Though there have been several predecessors to the modern day two-factor authentication system, the 2FA that we would recognize today was first made commercially available by the RSA company as a key fob in 1986. The fob had a small LCD screen that displayed a short numerical code which users appended to their passwords. For over 20 years, many large enterprises and governments made use of this type of extra protection for their internal systems. However, it would not become a common feature on the internet until this decade, after the number of people using account-based services—and the number of those accounts being hacked—hit critical mass.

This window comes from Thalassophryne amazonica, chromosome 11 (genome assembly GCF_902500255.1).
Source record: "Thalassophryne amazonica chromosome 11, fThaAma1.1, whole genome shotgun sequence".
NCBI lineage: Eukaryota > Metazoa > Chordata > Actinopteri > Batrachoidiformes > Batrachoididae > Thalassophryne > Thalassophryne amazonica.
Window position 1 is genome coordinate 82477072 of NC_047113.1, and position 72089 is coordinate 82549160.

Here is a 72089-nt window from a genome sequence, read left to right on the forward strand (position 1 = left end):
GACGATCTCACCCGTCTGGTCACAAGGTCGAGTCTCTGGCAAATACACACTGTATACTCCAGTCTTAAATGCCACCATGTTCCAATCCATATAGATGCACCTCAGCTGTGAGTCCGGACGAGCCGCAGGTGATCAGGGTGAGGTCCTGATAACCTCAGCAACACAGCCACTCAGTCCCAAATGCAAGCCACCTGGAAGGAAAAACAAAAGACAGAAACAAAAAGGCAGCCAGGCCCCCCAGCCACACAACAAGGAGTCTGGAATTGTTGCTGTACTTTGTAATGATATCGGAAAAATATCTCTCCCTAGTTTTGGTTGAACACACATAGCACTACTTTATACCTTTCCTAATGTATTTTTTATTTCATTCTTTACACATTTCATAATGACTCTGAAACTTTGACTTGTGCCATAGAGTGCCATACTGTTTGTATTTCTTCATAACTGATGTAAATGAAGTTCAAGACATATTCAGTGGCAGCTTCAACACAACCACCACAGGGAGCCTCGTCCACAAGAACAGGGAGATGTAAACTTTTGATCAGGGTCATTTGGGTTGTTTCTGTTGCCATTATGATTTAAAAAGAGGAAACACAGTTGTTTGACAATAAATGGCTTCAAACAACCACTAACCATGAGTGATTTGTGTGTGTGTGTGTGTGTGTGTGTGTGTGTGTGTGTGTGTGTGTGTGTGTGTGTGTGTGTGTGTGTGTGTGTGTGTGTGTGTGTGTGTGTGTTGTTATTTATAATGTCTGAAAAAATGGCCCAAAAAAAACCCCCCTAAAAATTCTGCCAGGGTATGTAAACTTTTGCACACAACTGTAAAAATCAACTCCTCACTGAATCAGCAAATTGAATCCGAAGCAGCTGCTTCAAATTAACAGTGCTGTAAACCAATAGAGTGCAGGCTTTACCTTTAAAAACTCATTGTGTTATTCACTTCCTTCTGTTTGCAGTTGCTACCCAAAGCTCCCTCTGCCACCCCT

In January 2010, Google announced that the Chinese government had been targeting Google (and, it would turn out, around 20 other U.S. companies) with a long-term attack aimed at gaining access to the email accounts of human rights activists working in China and around the world. The attacks led to a number of changes at Google, both in terms of security infrastructure and policy. As a result, Google decided to shut down operations in China. Later that year, Google introduced their two-factor authentication system. Initially only for business accounts, it was rolled out to all Google users in early 2011. For the first time, 2FA was available to the general public for an average user account. In the years since, other major companies such as Microsoft, Twitter, Apple, and Amazon have begun to offer 2FA options across a multitude of online platforms (only a subset of which are represented in this timeline). Competition on security features, high-profile breaches, and the every-day occurrence of account hijackings have led to an environment that demands better authentication. However, many consumers are still not availing themselves of these options, as demonstrated by a continued flood of well-publicized email account breaches, because by their nature they are less convenient and more complex than a simple password. Consequently, companies are investigating other authentication methods that might be both convenient and secure enough to replace today’s options.